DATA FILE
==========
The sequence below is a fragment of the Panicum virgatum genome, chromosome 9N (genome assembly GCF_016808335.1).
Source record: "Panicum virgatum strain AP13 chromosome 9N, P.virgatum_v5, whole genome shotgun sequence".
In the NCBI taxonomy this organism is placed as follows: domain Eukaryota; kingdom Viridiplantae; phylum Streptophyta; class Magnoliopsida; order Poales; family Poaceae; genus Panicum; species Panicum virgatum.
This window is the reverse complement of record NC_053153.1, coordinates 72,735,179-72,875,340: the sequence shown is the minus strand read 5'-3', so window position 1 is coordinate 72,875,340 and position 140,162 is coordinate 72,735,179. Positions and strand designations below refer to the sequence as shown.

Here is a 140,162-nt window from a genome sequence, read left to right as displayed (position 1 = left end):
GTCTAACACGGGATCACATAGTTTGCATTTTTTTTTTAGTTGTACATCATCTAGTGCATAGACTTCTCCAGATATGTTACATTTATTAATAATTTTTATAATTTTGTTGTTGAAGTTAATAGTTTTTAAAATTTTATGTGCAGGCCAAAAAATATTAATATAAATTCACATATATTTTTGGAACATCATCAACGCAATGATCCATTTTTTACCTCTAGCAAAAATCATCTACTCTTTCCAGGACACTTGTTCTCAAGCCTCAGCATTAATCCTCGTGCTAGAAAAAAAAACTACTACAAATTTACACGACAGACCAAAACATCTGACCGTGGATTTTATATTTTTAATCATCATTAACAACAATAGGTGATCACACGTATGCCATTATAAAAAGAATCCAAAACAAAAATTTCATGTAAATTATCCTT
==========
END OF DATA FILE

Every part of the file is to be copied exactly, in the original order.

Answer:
The sequence below is a fragment of the Panicum virgatum genome, chromosome 9N (genome assembly GCF_016808335.1).
Source record: "Panicum virgatum strain AP13 chromosome 9N, P.virgatum_v5, whole genome shotgun sequence".
In the NCBI taxonomy this organism is placed as follows: domain Eukaryota; kingdom Viridiplantae; phylum Streptophyta; class Magnoliopsida; order Poales; family Poaceae; genus Panicum; species Panicum virgatum.
This window is the reverse complement of record NC_053153.1, coordinates 72,735,179-72,875,340: the sequence shown is the minus strand read 5'-3', so window position 1 is coordinate 72,875,340 and position 140,162 is coordinate 72,735,179. Positions and strand designations below refer to the sequence as shown.

Here is a 140,162-nt window from a genome sequence, read left to right as displayed (position 1 = left end):
GTCTAACACGGGATCACATAGTTTGCATTTTTTTTTTAGTTGTACATCATCTAGTGCATAGACTTCTCCAGATATGTTACATTTATTAATAATTTTTATAATTTTGTTGTTGAAGTTAATAGTTTTTAAAATTTTATGTGCAGGCCAAAAAATATTAATATAAATTCACATATATTTTTGGAACATCATCAACGCAATGATCCATTTTTTACCTCTAGCAAAAATCATCTACTCTTTCCAGGACACTTGTTCTCAAGCCTCAGCATTAATCCTCGTGCTAGAAAAAAAAACTACTACAAATTTACACGACAGACCAAAACATCTGACCGTGGATTTTATATTTTTAATCATCATTAACAACAATAGGTGATCACACGTATGCCATTATAAAAAGAATCCAAAACAAAAATTTCATGTAAATTATCCTT